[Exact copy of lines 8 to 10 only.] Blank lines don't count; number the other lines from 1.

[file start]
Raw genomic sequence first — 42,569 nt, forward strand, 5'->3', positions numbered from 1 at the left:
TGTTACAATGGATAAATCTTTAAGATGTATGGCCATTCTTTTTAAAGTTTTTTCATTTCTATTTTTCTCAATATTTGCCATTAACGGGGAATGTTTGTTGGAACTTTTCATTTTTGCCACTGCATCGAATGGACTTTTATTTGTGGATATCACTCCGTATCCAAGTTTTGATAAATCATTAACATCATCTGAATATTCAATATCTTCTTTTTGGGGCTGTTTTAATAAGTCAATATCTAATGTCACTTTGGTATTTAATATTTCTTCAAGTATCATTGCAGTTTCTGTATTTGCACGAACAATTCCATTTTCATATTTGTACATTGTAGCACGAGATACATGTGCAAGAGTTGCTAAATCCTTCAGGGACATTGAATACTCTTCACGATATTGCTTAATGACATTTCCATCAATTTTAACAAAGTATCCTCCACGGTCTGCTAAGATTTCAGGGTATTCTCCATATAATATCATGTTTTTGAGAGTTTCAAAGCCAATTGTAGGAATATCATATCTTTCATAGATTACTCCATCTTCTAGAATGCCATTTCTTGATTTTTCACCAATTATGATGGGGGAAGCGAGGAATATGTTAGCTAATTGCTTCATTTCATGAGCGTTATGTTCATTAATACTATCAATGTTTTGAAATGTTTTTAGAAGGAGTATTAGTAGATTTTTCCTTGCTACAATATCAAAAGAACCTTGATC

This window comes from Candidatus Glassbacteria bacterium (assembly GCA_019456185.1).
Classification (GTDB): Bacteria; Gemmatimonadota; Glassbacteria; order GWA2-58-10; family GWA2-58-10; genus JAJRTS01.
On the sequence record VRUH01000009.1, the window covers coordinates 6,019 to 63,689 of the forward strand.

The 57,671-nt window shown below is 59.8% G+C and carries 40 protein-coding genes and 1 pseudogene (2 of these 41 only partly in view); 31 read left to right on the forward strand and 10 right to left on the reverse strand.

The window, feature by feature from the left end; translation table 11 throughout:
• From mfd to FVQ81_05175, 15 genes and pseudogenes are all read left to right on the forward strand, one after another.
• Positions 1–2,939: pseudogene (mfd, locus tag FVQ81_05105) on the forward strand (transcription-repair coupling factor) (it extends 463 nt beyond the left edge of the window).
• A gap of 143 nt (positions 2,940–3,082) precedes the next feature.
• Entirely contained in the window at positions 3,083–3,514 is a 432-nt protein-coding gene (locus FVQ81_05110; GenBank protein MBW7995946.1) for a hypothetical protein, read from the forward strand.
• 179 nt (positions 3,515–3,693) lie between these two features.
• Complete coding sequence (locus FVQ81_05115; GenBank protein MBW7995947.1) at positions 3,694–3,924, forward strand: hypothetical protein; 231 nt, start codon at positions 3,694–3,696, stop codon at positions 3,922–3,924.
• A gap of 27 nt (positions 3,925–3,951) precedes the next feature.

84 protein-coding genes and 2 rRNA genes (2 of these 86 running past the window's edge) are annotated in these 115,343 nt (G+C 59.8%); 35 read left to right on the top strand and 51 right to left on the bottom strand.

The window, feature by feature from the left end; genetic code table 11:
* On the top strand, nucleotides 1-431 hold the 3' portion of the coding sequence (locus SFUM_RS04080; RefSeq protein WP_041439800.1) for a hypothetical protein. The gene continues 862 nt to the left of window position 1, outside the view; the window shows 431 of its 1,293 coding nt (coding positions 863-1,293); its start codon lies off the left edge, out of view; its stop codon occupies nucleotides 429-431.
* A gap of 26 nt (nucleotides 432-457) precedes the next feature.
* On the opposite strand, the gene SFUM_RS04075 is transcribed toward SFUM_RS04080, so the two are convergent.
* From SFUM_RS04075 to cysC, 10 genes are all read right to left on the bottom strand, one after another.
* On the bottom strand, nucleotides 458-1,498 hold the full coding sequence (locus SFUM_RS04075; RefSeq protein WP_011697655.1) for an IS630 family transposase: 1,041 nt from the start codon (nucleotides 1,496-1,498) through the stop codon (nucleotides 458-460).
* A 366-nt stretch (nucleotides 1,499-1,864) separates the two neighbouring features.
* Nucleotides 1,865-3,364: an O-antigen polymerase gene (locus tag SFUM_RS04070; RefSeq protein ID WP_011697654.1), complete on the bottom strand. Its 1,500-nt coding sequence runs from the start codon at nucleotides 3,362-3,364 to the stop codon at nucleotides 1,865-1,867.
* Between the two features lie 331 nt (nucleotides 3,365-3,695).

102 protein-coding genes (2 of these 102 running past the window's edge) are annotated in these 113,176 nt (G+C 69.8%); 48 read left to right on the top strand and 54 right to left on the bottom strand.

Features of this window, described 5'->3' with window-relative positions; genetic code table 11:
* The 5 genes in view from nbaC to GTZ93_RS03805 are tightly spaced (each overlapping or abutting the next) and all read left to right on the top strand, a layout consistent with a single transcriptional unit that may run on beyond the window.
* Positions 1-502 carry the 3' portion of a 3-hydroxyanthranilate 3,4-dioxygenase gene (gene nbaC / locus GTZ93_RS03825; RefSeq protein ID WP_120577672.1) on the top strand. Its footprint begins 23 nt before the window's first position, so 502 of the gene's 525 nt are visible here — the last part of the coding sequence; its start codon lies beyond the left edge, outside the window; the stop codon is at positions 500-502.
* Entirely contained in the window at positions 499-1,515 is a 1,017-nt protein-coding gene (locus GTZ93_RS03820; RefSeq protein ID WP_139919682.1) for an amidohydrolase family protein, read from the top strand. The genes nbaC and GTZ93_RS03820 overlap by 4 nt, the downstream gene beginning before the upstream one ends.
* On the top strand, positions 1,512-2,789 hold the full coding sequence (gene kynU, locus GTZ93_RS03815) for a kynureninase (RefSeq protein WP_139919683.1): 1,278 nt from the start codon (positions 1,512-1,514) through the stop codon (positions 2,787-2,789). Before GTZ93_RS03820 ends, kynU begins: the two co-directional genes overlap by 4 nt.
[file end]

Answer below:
• From mfd to FVQ81_05175, 15 genes and pseudogenes are all read left to right on the forward strand, one after another.
• Positions 1–2,939: pseudogene (mfd, locus tag FVQ81_05105) on the forward strand (transcription-repair coupling factor) (it extends 463 nt beyond the left edge of the window).
• A gap of 143 nt (positions 2,940–3,082) precedes the next feature.